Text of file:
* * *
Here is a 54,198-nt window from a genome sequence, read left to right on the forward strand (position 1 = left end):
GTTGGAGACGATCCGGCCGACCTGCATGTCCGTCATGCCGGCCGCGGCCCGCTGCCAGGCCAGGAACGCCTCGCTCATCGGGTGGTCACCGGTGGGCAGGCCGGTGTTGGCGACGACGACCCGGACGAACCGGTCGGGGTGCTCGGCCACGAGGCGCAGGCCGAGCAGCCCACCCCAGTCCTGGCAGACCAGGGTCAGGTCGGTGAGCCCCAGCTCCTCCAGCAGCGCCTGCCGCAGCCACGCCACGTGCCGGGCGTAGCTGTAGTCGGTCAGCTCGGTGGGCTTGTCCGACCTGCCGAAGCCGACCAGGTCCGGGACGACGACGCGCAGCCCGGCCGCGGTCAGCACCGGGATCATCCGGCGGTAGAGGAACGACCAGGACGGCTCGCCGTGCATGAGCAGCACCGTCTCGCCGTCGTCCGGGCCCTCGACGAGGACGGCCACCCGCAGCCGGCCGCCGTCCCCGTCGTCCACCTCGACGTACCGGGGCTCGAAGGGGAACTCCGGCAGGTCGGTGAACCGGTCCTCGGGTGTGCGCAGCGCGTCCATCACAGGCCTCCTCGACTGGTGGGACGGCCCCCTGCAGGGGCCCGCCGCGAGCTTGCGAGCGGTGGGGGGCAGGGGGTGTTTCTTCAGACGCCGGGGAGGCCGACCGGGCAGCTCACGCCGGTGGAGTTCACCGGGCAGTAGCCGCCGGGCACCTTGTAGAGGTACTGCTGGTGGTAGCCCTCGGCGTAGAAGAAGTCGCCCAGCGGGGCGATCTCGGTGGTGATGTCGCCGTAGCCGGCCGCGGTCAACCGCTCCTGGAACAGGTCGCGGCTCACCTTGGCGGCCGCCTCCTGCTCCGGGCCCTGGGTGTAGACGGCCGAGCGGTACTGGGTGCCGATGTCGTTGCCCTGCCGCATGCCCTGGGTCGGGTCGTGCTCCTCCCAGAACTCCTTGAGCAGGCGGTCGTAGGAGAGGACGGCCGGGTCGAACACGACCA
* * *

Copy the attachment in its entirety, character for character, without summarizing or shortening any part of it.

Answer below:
Here is a 54,198-nt window from a genome sequence, read left to right on the forward strand (position 1 = left end):
GTTGGAGACGATCCGGCCGACCTGCATGTCCGTCATGCCGGCCGCGGCCCGCTGCCAGGCCAGGAACGCCTCGCTCATCGGGTGGTCACCGGTGGGCAGGCCGGTGTTGGCGACGACGACCCGGACGAACCGGTCGGGGTGCTCGGCCACGAGGCGCAGGCCGAGCAGCCCACCCCAGTCCTGGCAGACCAGGGTCAGGTCGGTGAGCCCCAGCTCCTCCAGCAGCGCCTGCCGCAGCCACGCCACGTGCCGGGCGTAGCTGTAGTCGGTCAGCTCGGTGGGCTTGTCCGACCTGCCGAAGCCGACCAGGTCCGGGACGACGACGCGCAGCCCGGCCGCGGTCAGCACCGGGATCATCCGGCGGTAGAGGAACGACCAGGACGGCTCGCCGTGCATGAGCAGCACCGTCTCGCCGTCGTCCGGGCCCTCGACGAGGACGGCCACCCGCAGCCGGCCGCCGTCCCCGTCGTCCACCTCGACGTACCGGGGCTCGAAGGGGAACTCCGGCAGGTCGGTGAACCGGTCCTCGGGTGTGCGCAGCGCGTCCATCACAGGCCTCCTCGACTGGTGGGACGGCCCCCTGCAGGGGCCCGCCGCGAGCTTGCGAGCGGTGGGGGGCAGGGGGTGTTTCTTCAGACGCCGGGGAGGCCGACCGGGCAGCTCACGCCGGTGGAGTTCACCGGGCAGTAGCCGCCGGGCACCTTGTAGAGGTACTGCTGGTGGTAGCCCTCGGCGTAGAAGAAGTCGCCCAGCGGGGCGATCTCGGTGGTGATGTCGCCGTAGCCGGCCGCGGTCAACCGCTCCTGGAACAGGTCGCGGCTCACCTTGGCGGCCGCCTCCTGCTCCGGGCCCTGGGTGTAGACGGCCGAGCGGTACTGGGTGCCGATGTCGTTGCCCTGCCGCATGCCCTGGGTCGGGTCGTGCTCCTCCCAGAACTCCTTGAGCAGGCGGTCGTAGGAGAGGACGGCCGGGTCGAACACGACCA